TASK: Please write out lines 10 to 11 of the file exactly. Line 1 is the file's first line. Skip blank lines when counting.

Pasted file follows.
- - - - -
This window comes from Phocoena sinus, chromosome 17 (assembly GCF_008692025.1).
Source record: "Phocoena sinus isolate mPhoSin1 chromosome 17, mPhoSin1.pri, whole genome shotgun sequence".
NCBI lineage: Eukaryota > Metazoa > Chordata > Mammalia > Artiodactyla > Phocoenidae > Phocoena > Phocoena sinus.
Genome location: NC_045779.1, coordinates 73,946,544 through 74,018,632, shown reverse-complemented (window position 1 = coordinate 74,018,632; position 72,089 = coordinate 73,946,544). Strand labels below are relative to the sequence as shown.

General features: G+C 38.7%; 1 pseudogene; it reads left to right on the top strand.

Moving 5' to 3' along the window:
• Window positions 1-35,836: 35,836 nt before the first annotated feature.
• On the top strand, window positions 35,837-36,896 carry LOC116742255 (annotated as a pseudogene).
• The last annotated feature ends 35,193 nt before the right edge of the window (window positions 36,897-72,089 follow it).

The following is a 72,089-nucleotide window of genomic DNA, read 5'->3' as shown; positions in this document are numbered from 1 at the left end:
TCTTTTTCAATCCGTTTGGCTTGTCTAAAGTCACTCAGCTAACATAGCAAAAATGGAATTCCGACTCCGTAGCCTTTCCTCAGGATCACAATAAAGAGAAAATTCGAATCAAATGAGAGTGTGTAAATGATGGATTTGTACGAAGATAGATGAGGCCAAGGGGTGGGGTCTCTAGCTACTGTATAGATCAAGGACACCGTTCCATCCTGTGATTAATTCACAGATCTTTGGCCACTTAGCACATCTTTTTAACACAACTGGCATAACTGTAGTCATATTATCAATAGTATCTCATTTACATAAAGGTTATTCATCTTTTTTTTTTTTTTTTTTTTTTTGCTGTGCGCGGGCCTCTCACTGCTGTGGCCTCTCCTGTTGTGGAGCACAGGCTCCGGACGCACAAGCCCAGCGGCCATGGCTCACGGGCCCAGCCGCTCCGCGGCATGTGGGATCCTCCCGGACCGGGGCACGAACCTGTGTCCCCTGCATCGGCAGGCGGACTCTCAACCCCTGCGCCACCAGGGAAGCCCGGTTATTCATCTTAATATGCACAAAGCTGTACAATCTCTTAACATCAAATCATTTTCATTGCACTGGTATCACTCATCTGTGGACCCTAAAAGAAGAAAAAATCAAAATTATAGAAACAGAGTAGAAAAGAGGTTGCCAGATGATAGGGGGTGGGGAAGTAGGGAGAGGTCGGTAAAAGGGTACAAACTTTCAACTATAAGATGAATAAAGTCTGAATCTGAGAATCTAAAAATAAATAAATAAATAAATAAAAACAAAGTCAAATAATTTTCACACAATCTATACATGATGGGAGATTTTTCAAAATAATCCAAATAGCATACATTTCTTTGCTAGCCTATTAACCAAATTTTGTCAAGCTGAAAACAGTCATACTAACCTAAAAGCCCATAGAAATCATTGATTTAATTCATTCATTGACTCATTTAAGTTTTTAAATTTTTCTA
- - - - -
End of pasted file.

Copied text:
The following is a 72,089-nucleotide window of genomic DNA, read 5'->3' as shown; positions in this document are numbered from 1 at the left end:
TCTTTTTCAATCCGTTTGGCTTGTCTAAAGTCACTCAGCTAACATAGCAAAAATGGAATTCCGACTCCGTAGCCTTTCCTCAGGATCACAATAAAGAGAAAATTCGAATCAAATGAGAGTGTGTAAATGATGGATTTGTACGAAGATAGATGAGGCCAAGGGGTGGGGTCTCTAGCTACTGTATAGATCAAGGACACCGTTCCATCCTGTGATTAATTCACAGATCTTTGGCCACTTAGCACATCTTTTTAACACAACTGGCATAACTGTAGTCATATTATCAATAGTATCTCATTTACATAAAGGTTATTCATCTTTTTTTTTTTTTTTTTTTTTTTGCTGTGCGCGGGCCTCTCACTGCTGTGGCCTCTCCTGTTGTGGAGCACAGGCTCCGGACGCACAAGCCCAGCGGCCATGGCTCACGGGCCCAGCCGCTCCGCGGCATGTGGGATCCTCCCGGACCGGGGCACGAACCTGTGTCCCCTGCATCGGCAGGCGGACTCTCAACCCCTGCGCCACCAGGGAAGCCCGGTTATTCATCTTAATATGCACAAAGCTGTACAATCTCTTAACATCAAATCATTTTCATTGCACTGGTATCACTCATCTGTGGACCCTAAAAGAAGAAAAAATCAAAATTATAGAAACAGAGTAGAAAAGAGGTTGCCAGATGATAGGGGGTGGGGAAGTAGGGAGAGGTCGGTAAAAGGGTACAAACTTTCAACTATAAGATGAATAAAGTCTGAATCTGAGAATCTAAAAATAAATAAATAAATAAATAAAAACAAAGTCAAATAATTTTCACACAATCTATACATGATGGGAGATTTTTCAAAATAATCCAAATAGCATACATTTCTTTGCTAGCCTATTAACCAAATTTTGTCAAGCTGAAAACAGTCATACTAACCTAAAAGCCCATAGAAATCATTGATTTAATTCATTCATTGACTCATTTAAGTTTTTAAATTTTTCTA